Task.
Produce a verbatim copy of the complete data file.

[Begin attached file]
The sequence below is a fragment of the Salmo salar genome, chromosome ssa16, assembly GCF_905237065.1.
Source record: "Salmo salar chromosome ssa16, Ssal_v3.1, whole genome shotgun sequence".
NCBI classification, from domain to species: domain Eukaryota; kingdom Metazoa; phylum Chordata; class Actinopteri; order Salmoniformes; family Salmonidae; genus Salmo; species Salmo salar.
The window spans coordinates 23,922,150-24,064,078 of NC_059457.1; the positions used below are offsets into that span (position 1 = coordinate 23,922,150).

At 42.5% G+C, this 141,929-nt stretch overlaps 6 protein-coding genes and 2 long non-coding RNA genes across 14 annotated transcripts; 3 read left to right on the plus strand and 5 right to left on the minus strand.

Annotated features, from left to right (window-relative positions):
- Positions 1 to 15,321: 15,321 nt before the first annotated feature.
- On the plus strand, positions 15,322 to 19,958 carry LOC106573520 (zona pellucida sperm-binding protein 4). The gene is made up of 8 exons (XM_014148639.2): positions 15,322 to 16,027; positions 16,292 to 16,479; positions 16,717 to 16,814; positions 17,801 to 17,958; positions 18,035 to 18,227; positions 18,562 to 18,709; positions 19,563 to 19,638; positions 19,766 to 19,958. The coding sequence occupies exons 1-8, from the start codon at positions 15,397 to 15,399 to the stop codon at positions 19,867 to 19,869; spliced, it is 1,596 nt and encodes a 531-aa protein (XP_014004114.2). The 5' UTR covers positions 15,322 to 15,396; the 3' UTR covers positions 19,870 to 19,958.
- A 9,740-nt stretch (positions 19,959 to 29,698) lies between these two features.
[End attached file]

The sequence below is a fragment of the Salmo salar genome, chromosome ssa16, assembly GCF_905237065.1.
Source record: "Salmo salar chromosome ssa16, Ssal_v3.1, whole genome shotgun sequence".
NCBI classification, from domain to species: domain Eukaryota; kingdom Metazoa; phylum Chordata; class Actinopteri; order Salmoniformes; family Salmonidae; genus Salmo; species Salmo salar.
The window spans coordinates 23,922,150-24,064,078 of NC_059457.1; the positions used below are offsets into that span (position 1 = coordinate 23,922,150).

At 42.5% G+C, this 141,929-nt stretch overlaps 6 protein-coding genes and 2 long non-coding RNA genes across 14 annotated transcripts; 3 read left to right on the plus strand and 5 right to left on the minus strand.

Annotated features, from left to right (window-relative positions):
- Positions 1 to 15,321: 15,321 nt before the first annotated feature.
- On the plus strand, positions 15,322 to 19,958 carry LOC106573520 (zona pellucida sperm-binding protein 4). The gene is made up of 8 exons (XM_014148639.2): positions 15,322 to 16,027; positions 16,292 to 16,479; positions 16,717 to 16,814; positions 17,801 to 17,958; positions 18,035 to 18,227; positions 18,562 to 18,709; positions 19,563 to 19,638; positions 19,766 to 19,958. The coding sequence occupies exons 1-8, from the start codon at positions 15,397 to 15,399 to the stop codon at positions 19,867 to 19,869; spliced, it is 1,596 nt and encodes a 531-aa protein (XP_014004114.2). The 5' UTR covers positions 15,322 to 15,396; the 3' UTR covers positions 19,870 to 19,958.
- A 9,740-nt stretch (positions 19,959 to 29,698) lies between these two features.